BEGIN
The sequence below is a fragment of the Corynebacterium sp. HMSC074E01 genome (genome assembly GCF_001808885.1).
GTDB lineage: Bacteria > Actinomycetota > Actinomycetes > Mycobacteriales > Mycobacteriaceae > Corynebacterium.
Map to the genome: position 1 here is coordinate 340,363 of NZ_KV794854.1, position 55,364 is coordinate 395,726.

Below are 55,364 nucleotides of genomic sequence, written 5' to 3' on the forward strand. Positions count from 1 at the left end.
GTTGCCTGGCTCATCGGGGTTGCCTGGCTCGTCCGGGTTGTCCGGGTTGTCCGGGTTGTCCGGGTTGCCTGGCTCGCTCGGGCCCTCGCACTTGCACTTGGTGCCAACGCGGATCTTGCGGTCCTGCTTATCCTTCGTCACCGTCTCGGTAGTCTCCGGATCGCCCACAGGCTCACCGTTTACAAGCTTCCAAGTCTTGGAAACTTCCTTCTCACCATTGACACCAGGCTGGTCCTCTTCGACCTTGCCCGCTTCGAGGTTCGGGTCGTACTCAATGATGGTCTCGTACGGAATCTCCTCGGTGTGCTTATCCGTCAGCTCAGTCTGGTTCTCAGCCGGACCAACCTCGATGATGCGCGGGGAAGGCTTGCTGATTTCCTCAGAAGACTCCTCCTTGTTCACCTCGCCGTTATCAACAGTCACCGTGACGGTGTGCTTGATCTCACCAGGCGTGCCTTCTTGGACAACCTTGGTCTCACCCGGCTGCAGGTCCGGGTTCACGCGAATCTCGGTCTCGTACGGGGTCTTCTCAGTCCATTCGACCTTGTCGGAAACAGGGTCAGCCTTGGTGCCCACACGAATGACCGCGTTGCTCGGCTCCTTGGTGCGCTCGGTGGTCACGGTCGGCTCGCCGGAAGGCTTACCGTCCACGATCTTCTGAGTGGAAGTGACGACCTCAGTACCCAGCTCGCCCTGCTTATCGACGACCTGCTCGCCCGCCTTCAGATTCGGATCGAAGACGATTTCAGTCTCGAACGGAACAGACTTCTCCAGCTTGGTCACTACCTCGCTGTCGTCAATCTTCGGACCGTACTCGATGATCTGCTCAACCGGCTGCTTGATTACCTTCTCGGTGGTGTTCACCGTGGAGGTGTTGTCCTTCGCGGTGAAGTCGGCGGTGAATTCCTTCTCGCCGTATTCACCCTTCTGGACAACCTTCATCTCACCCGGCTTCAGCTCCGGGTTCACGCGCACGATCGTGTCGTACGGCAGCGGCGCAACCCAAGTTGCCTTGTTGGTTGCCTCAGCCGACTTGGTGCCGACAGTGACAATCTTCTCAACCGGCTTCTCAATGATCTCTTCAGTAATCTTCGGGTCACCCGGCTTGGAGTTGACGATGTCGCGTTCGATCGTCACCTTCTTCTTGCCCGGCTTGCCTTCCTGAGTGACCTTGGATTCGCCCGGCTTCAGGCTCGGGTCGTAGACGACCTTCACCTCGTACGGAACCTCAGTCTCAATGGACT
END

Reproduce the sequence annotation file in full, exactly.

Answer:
The sequence below is a fragment of the Corynebacterium sp. HMSC074E01 genome (genome assembly GCF_001808885.1).
GTDB lineage: Bacteria > Actinomycetota > Actinomycetes > Mycobacteriales > Mycobacteriaceae > Corynebacterium.
Map to the genome: position 1 here is coordinate 340,363 of NZ_KV794854.1, position 55,364 is coordinate 395,726.

Below are 55,364 nucleotides of genomic sequence, written 5' to 3' on the forward strand. Positions count from 1 at the left end.
GTTGCCTGGCTCATCGGGGTTGCCTGGCTCGTCCGGGTTGTCCGGGTTGTCCGGGTTGTCCGGGTTGCCTGGCTCGCTCGGGCCCTCGCACTTGCACTTGGTGCCAACGCGGATCTTGCGGTCCTGCTTATCCTTCGTCACCGTCTCGGTAGTCTCCGGATCGCCCACAGGCTCACCGTTTACAAGCTTCCAAGTCTTGGAAACTTCCTTCTCACCATTGACACCAGGCTGGTCCTCTTCGACCTTGCCCGCTTCGAGGTTCGGGTCGTACTCAATGATGGTCTCGTACGGAATCTCCTCGGTGTGCTTATCCGTCAGCTCAGTCTGGTTCTCAGCCGGACCAACCTCGATGATGCGCGGGGAAGGCTTGCTGATTTCCTCAGAAGACTCCTCCTTGTTCACCTCGCCGTTATCAACAGTCACCGTGACGGTGTGCTTGATCTCACCAGGCGTGCCTTCTTGGACAACCTTGGTCTCACCCGGCTGCAGGTCCGGGTTCACGCGAATCTCGGTCTCGTACGGGGTCTTCTCAGTCCATTCGACCTTGTCGGAAACAGGGTCAGCCTTGGTGCCCACACGAATGACCGCGTTGCTCGGCTCCTTGGTGCGCTCGGTGGTCACGGTCGGCTCGCCGGAAGGCTTACCGTCCACGATCTTCTGAGTGGAAGTGACGACCTCAGTACCCAGCTCGCCCTGCTTATCGACGACCTGCTCGCCCGCCTTCAGATTCGGATCGAAGACGATTTCAGTCTCGAACGGAACAGACTTCTCCAGCTTGGTCACTACCTCGCTGTCGTCAATCTTCGGACCGTACTCGATGATCTGCTCAACCGGCTGCTTGATTACCTTCTCGGTGGTGTTCACCGTGGAGGTGTTGTCCTTCGCGGTGAAGTCGGCGGTGAATTCCTTCTCGCCGTATTCACCCTTCTGGACAACCTTCATCTCACCCGGCTTCAGCTCCGGGTTCACGCGCACGATCGTGTCGTACGGCAGCGGCGCAACCCAAGTTGCCTTGTTGGTTGCCTCAGCCGACTTGGTGCCGACAGTGACAATCTTCTCAACCGGCTTCTCAATGATCTCTTCAGTAATCTTCGGGTCACCCGGCTTGGAGTTGACGATGTCGCGTTCGATCGTCACCTTCTTCTTGCCCGGCTTGCCTTCCTGAGTGACCTTGGATTCGCCCGGCTTCAGGCTCGGGTCGTAGACGACCTTCACCTCGTACGGAACCTCAGTCTCAATGGACT